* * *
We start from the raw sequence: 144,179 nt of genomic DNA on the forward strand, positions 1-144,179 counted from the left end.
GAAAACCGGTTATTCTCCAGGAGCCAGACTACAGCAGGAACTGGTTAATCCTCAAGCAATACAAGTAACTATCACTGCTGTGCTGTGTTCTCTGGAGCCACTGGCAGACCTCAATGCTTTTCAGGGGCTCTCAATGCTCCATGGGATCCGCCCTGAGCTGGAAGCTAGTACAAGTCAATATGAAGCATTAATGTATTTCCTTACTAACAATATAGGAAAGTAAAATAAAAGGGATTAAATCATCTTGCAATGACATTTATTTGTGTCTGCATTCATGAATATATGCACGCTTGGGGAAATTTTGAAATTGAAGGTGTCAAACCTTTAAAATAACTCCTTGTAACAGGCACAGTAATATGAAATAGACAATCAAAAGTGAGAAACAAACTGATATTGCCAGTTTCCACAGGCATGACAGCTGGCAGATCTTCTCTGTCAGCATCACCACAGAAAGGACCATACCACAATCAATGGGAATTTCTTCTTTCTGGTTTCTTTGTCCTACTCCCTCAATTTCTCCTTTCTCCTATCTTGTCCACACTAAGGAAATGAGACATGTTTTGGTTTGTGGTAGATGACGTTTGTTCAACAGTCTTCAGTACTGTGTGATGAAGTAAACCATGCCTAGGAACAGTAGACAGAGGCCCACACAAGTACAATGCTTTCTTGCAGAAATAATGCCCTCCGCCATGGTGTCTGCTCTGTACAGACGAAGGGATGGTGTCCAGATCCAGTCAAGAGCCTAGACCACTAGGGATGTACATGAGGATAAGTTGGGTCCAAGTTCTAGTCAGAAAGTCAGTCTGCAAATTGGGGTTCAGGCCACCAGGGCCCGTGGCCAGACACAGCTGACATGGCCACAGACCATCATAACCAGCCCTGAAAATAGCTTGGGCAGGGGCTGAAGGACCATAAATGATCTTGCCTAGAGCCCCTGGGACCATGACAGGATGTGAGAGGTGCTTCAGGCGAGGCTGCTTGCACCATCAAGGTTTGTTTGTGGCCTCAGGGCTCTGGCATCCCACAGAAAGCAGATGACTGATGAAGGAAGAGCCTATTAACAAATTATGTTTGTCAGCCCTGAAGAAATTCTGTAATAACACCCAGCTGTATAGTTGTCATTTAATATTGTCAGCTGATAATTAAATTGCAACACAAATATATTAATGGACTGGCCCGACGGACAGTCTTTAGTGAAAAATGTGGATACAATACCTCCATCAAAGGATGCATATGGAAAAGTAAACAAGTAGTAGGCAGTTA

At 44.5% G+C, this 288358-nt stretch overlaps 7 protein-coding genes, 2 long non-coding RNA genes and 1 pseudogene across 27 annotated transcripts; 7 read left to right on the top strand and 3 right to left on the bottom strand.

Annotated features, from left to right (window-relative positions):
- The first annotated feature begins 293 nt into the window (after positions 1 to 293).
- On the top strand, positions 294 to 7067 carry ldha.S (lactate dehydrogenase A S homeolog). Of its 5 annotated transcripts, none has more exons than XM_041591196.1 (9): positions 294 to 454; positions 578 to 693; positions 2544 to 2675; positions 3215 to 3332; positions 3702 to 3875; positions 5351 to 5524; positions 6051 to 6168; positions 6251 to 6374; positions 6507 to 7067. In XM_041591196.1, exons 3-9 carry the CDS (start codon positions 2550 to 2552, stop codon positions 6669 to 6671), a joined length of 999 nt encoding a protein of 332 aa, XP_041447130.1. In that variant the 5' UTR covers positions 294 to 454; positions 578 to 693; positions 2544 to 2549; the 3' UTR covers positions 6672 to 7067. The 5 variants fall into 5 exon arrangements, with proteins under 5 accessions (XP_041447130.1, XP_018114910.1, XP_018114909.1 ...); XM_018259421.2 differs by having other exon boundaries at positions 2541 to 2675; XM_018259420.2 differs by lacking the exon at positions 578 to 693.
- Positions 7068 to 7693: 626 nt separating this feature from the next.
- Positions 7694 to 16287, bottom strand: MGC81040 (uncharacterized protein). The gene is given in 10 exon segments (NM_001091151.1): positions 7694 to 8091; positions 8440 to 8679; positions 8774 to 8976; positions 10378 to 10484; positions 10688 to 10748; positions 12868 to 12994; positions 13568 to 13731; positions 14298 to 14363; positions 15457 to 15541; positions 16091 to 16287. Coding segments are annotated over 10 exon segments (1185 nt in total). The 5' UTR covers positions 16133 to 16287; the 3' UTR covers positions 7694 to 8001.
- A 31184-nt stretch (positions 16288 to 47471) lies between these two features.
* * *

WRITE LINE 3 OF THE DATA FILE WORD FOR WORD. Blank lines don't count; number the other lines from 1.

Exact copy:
At 44.5% G+C, this 288358-nt stretch overlaps 7 protein-coding genes, 2 long non-coding RNA genes and 1 pseudogene across 27 annotated transcripts; 7 read left to right on the top strand and 3 right to left on the bottom strand.